Subjective Experience of Being Depressed

The feeling of depression is one of emotional suffering, sometimes seen as a mental analogue of physical pain. Someone who is depressed may be said to have a 'heavy heart', or if more seriously depressed be 'broken-hearted', because of a common sensation of the emotion in the chest. Other somatic expressions can be a sense of 'low spirits', a 'drag' or being weighed down, and a heaviness in breathing, expressed as despondent or dejected sighing. It may also be associated with apathy, boredom, emptiness and lack of any positive source of interest or joy.

Depression, however, is a medical condition. You can be sad, yet not be depressed. Depression can be a hormonal imbalance that needs to be treated. It may be caused by a loss or personal failure (as in sadness), personal rejection, or indeed by any undesired outcome or situation, particularly if the situation happens or continues despite the efforts of the subject. In addition to sadness, there can in a depressed mood be a conscious resignation that the unpleasant situation is difficult to change. Usually whatever causes the state of depression is consciously recognized as the cause, which is not necessarily the case with longer-term clinical depression. Other conscious factors in maintaining depression may be loneliness and long-term stress. All these factors combine under the heading of innate emotional needs, known as human givens, not being met causing the person to worry excessively.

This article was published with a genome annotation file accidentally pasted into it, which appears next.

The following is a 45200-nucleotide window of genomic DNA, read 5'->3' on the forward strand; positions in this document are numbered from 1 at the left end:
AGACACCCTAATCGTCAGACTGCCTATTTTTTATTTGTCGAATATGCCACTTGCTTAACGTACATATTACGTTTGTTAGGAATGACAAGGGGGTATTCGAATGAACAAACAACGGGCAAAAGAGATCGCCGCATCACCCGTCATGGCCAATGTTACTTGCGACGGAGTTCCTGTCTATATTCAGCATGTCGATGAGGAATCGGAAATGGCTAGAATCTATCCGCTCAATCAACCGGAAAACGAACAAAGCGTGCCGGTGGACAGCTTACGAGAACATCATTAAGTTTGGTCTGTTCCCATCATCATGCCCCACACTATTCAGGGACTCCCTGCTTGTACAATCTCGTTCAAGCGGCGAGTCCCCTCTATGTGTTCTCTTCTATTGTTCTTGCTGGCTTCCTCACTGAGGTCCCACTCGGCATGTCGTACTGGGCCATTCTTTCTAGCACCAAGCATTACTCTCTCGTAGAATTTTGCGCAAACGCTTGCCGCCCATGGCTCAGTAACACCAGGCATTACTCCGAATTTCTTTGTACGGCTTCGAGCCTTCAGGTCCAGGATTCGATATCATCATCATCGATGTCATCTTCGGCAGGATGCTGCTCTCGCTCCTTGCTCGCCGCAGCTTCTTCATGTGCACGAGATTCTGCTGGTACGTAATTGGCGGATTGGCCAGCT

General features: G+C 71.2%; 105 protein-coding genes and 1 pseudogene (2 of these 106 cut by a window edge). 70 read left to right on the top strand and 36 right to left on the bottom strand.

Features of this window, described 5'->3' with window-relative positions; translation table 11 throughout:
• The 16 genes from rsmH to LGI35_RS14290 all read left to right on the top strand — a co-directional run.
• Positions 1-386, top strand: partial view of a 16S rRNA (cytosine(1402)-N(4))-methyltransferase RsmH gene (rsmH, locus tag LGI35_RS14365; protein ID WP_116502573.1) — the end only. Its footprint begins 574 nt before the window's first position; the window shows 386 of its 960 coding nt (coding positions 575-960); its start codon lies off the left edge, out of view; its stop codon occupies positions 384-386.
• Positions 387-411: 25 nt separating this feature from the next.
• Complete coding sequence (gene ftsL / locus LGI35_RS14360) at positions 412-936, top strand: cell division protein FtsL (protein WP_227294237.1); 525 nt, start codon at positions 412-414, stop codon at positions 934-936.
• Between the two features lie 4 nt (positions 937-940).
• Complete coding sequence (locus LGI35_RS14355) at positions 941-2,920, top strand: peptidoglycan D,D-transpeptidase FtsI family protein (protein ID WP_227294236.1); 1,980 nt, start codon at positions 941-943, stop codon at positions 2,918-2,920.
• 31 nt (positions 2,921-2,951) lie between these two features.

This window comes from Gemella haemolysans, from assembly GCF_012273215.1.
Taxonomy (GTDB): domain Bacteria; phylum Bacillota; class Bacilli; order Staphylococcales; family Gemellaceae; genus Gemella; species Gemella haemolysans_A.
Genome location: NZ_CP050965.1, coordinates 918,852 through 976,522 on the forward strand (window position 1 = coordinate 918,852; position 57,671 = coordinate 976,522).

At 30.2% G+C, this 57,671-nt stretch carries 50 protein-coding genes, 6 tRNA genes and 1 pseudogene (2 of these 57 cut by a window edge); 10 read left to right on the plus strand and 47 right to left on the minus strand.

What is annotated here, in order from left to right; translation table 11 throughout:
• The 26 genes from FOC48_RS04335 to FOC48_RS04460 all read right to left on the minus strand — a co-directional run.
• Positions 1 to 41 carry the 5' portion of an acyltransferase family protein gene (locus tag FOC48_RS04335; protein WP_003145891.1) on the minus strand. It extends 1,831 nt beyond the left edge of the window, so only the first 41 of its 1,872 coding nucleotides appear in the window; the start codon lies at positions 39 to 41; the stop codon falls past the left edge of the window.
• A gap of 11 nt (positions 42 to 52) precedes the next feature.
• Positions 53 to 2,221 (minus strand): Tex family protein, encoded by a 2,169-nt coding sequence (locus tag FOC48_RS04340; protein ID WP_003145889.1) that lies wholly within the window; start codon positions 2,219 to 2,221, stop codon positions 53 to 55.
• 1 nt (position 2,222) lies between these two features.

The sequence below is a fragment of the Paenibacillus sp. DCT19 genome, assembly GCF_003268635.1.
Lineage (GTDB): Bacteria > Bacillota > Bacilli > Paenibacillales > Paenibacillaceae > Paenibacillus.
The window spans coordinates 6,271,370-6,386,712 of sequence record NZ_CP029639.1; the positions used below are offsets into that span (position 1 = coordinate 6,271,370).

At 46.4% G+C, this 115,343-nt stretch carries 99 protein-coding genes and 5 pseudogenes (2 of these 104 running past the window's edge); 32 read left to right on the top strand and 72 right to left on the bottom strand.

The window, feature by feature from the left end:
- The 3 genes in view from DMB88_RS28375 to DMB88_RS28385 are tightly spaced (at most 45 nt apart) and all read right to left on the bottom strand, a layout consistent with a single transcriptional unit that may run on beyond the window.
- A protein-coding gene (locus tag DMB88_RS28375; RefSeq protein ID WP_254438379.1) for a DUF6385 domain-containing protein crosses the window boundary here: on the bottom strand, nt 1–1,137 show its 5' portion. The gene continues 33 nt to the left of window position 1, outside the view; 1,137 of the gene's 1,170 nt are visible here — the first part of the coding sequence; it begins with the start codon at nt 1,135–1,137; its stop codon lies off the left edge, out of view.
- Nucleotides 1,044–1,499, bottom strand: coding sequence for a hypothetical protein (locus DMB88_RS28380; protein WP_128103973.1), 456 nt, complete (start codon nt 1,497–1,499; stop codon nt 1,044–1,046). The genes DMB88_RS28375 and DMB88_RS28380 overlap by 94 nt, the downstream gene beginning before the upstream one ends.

External affective signs of depressed mood also include a physical hunching or stooping, or putting the head in the hands, and an appearance of being physically subdued, and flatness of speech. See also Dysphoria.


Sadness and sorrow tend to refer to a feeling about specific events, whereas 'depression' can be a state of more generalized, and possibly chronic, gloom and despondency that is not relieved by companionship or hope. Sadness is more likely to involve weeping as an external sign, and the corresponding subjective experience of tension in the throat.